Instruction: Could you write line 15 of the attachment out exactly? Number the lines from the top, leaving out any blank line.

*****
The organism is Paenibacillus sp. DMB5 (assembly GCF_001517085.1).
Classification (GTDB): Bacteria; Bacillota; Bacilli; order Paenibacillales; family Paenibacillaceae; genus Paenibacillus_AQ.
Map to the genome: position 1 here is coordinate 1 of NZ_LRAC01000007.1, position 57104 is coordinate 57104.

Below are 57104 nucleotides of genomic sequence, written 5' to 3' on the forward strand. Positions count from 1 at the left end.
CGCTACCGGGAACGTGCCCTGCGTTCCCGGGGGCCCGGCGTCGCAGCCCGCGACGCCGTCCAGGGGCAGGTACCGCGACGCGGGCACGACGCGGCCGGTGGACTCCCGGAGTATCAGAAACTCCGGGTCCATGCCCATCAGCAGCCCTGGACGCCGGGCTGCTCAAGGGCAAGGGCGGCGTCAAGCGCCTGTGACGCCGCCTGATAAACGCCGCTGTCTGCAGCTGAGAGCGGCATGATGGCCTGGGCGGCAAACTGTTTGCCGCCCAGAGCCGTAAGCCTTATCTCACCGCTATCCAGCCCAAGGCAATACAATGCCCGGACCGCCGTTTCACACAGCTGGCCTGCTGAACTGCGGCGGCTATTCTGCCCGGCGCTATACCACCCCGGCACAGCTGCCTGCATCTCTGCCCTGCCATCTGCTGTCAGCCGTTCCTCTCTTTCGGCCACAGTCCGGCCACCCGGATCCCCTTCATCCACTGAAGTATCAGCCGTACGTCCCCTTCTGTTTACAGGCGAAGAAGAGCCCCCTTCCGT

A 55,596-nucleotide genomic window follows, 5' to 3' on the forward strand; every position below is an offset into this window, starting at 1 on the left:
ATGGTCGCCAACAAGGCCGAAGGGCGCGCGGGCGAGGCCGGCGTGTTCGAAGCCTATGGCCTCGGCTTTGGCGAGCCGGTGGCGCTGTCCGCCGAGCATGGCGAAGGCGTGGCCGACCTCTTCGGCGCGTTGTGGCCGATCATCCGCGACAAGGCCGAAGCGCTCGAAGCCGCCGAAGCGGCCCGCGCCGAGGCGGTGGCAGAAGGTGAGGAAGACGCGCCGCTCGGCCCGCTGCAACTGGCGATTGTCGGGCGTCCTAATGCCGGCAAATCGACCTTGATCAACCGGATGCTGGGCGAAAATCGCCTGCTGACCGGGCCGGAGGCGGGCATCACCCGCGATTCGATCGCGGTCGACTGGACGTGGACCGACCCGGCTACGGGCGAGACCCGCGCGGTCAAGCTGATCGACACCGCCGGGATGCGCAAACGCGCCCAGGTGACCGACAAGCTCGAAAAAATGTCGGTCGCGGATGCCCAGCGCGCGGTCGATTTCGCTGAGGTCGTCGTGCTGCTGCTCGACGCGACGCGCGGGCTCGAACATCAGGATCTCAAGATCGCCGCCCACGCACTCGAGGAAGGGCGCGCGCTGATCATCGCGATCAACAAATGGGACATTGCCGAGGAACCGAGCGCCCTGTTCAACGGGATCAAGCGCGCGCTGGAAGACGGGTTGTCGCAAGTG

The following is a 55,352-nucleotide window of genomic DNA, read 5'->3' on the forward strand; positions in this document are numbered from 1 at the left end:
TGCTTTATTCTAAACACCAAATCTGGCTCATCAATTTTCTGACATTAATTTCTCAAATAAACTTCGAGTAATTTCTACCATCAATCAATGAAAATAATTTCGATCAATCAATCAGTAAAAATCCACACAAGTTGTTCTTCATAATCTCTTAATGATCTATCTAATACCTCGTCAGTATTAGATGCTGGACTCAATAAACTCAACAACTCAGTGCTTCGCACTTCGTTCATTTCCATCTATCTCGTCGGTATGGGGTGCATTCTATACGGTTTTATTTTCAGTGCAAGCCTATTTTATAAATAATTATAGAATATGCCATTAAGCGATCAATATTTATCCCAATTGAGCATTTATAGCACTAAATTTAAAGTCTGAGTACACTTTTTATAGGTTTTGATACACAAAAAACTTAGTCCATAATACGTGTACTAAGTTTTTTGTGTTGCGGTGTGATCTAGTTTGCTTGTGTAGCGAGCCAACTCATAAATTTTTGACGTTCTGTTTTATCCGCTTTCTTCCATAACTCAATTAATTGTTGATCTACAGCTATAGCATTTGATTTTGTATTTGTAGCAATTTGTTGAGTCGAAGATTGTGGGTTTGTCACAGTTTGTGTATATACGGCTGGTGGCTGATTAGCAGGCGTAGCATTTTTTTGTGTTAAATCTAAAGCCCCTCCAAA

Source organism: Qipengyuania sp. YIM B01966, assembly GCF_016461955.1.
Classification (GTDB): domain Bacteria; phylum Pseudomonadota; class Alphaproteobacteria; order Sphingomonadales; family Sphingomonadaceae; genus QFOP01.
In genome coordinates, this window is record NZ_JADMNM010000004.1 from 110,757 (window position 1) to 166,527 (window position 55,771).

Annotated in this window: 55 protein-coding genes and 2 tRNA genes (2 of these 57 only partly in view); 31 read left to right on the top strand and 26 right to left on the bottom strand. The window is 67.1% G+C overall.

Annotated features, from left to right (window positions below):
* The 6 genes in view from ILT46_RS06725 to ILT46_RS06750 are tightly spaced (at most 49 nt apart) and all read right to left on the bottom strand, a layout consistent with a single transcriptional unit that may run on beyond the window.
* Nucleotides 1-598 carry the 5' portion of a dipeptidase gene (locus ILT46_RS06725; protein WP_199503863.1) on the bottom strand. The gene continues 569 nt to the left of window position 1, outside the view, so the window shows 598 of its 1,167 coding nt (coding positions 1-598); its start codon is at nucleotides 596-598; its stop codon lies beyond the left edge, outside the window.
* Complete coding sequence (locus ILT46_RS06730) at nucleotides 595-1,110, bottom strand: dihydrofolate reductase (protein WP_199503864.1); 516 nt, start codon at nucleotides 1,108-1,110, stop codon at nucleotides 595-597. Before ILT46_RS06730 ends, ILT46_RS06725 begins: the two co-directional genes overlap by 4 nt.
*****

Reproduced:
* The 6 genes in view from ILT46_RS06725 to ILT46_RS06750 are tightly spaced (at most 49 nt apart) and all read right to left on the bottom strand, a layout consistent with a single transcriptional unit that may run on beyond the window.